• Study Guide

Part One: Chapters 15–18

Summary Part One: Chapters 15–18

Analysis: Chapters 15–18

When, after many years of service, Baby Suggs asks the Garners why they call her Jenny Whitlow, she reveals a gap in her self-knowledge. However, this gap is quickly closed and surpassed. By choosing to keep the name she knows as her own despite Mr. Garner’s protestations, Baby Suggs closes the gap and asserts her independence. She takes this further in her preaching, as it enables her to spread her messages of self-love and independence to the community. In preaching, Baby Suggs takes her community as her family and finds a sense of purpose to her life as a freed person.

But the community is fickle. Although it allows Baby Suggs to rebuild for herself a sense of belonging, it does great harm to Baby Suggs’s family. The community is implicated in the infanticide because their jealousy and mistrust weighs on the feast so palpably that it hinders Baby Suggs’s perception of the “dark and coming thing.” More obviously incriminating is that, out of spite, the community deliberately fails to warn Sethe of schoolteacher’s approach. Even after Sethe murders her daughter, the community members feel Sethe is behaving too proudly, a crime for which they will continue to shun her until Denver turns to them for help in Part Three.

Morrison’s indictment of the black community in Sethe’s crime exemplifies the moral ambiguity that pervades Beloved. Like Baby Suggs, Morrison does not seem to “approve or condemn” Sethe’s act. Because Morrison centers the novel’s narrative around Sethe, and because she portrays Sethe as strong, sane, courageous, and a loving mother, we tend to sympathize with Sethe—even as she explains the circumstances of the murder. At the other extreme is the community, which completely shuns Sethe and her family after she murders her daughter. Thus, while Paul D’s initial, horrified reaction to Stamp Paid’s story is justified and understandable, it seems out of place to us because the text locates Sethe’s act outside the bounds of ethical evaluation in a way that the community does not. The text shifts the focus of the reader’s criticism from Sethe herself to the perverse circumstances that have worked upon her to transform her “too thick” motherly love into infanticide.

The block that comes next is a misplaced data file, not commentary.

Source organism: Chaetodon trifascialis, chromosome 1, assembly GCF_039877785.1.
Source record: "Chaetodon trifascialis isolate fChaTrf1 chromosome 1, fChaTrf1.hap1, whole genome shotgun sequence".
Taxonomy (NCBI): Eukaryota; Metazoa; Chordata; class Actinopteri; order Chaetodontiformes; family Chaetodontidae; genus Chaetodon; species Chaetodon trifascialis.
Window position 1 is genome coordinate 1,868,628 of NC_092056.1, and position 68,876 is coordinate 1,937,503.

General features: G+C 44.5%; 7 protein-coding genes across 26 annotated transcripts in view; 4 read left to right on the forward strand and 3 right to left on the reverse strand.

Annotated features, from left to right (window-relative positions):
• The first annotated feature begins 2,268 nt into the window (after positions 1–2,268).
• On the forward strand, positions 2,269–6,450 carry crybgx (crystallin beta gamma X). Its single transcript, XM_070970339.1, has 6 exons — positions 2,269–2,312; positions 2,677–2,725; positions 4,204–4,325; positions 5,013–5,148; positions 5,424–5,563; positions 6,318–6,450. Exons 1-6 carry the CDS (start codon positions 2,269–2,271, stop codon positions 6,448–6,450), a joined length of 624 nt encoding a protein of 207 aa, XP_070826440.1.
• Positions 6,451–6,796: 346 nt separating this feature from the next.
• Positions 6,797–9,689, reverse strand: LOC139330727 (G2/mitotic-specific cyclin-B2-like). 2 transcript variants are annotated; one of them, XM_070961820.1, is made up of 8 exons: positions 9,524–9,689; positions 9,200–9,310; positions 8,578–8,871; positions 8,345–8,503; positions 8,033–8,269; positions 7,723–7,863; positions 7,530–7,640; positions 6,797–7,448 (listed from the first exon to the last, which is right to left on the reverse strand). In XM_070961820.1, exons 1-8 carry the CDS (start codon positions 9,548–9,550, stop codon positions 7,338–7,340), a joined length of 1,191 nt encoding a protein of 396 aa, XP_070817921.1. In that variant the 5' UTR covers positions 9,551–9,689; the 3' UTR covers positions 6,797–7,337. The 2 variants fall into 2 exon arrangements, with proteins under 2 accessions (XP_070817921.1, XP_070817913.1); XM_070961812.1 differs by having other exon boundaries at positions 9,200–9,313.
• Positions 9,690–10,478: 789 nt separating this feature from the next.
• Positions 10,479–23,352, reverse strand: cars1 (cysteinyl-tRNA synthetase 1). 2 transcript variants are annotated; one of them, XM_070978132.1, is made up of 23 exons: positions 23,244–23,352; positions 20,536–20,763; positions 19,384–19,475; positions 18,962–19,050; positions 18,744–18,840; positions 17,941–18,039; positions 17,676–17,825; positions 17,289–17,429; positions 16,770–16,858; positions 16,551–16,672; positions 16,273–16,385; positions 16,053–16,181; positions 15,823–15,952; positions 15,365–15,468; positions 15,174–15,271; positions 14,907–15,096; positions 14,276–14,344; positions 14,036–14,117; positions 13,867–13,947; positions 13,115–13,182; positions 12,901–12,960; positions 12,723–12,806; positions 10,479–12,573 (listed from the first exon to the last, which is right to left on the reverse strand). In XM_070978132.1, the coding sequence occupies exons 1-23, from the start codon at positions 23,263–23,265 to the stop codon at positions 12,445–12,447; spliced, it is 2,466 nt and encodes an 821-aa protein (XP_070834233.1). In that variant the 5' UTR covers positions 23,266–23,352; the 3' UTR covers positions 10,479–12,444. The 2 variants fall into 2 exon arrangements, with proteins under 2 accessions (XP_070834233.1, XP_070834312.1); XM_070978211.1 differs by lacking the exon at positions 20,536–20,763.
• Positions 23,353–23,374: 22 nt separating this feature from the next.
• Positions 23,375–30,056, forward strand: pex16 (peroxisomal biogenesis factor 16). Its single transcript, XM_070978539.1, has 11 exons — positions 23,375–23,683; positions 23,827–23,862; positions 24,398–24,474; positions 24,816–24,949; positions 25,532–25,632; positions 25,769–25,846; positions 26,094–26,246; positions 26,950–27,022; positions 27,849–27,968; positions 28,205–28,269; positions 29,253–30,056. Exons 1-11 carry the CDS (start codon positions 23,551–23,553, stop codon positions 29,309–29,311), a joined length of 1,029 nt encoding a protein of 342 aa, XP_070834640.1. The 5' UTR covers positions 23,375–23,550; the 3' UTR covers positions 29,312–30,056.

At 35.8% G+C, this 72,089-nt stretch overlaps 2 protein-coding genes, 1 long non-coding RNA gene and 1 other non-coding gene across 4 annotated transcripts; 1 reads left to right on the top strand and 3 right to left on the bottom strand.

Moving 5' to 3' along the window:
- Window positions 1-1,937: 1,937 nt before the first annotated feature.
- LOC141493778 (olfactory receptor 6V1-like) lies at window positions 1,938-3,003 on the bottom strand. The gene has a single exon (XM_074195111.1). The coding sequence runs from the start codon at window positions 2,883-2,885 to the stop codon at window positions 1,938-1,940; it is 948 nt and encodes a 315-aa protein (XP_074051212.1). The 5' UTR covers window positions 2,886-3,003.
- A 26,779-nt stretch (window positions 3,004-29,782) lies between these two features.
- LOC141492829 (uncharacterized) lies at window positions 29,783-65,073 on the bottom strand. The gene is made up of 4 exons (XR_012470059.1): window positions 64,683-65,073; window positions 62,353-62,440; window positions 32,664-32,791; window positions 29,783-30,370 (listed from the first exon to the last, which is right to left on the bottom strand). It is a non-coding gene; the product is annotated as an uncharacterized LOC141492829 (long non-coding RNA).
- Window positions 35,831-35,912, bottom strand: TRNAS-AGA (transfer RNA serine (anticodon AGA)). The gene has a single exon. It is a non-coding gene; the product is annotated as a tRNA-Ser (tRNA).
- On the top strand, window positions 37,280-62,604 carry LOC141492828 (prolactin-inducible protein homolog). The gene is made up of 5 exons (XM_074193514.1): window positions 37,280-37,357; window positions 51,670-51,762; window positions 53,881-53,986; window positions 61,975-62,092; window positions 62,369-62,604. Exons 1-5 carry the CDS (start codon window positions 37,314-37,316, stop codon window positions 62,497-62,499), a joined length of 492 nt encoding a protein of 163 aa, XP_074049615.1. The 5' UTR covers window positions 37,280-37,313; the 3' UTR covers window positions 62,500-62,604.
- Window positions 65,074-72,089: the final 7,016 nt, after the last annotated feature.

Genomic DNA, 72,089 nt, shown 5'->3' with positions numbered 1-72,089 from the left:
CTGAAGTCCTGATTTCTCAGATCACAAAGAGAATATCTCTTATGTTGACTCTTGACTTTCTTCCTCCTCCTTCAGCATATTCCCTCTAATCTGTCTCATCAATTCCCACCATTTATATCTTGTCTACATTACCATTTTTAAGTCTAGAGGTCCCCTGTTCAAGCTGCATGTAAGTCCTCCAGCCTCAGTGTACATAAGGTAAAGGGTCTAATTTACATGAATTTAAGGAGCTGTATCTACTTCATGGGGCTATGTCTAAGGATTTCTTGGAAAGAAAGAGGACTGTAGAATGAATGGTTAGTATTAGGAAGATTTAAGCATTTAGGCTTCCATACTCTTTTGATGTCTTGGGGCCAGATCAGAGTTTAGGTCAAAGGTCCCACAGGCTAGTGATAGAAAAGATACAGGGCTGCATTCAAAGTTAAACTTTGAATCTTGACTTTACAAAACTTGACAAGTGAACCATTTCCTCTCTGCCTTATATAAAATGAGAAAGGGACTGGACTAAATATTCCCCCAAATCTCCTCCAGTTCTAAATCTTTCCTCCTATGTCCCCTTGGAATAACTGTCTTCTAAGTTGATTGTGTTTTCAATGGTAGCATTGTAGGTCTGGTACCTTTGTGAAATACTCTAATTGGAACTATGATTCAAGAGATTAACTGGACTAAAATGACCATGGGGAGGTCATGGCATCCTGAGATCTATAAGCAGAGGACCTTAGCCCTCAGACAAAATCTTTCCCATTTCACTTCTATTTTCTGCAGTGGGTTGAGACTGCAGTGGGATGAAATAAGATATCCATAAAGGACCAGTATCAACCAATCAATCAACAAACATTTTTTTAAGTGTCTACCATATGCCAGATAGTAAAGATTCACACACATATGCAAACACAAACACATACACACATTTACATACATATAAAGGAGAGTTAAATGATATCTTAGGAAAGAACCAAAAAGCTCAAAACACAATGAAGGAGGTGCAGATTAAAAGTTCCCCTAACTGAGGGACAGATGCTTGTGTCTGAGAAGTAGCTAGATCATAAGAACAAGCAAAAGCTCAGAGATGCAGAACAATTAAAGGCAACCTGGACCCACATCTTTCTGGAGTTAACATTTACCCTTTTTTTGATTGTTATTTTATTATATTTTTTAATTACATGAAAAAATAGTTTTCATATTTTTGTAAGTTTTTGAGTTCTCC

The book’s moral ambiguity extends beyond its central conflict to all aspects of the story. Good and evil are not split along a racial divide—we see whites performing good acts along with the bad and blacks performing bad acts along with the good. By complexly intertwining virtue and vice, Morrison makes her characters seem realistic and human, so that they rise above being simple allegorical figures. Even Beloved, the only expressly allegorical figure in the book, is an elusive character. The novel’s sole definitive moral judgment is its condemnation of all forms of slavery. Most prominently, the terror and despair slavery represents to Sethe is portrayed as the indirect cause of her act of infanticide. Even the “softer” form of slavery practiced by the Garners does not escape criticism.

The “four horsemen”—schoolteacher, schoolteacher’s nephew, a slave catcher, and the sheriff—reference the description of the Apocalypse that is detailed in the Book of Revelations. In the biblical text, the four horsemen—famine, plague, war, and death—herald the coming of the end of human existence. The horsemen in Beloved announce the end of the peaceful world that was 124. Before their arrival, Sethe lived in harmony with her family, with her community, and, for the first time, with herself. After Sethe’s attempt to murder all of her children, Baby Suggs sinks into a deep depression and never preaches again, while the community shuns 124 and its inhabitants. Sethe’s surviving children will never again trust her in the same way, and Sethe is haunted for the rest of her life—literally by her daughter’s ghost, figuratively by her deed. In a sense, schoolteacher and his posse also herald the end of coherent meaning for the book’s main characters: Sethe’s incomprehensible act ushers in an era of moral and existential doubt in the book. Paul D, who has difficulty understanding his feelings, his motives, his manhood, and his actions, is most explicitly plagued by doubt.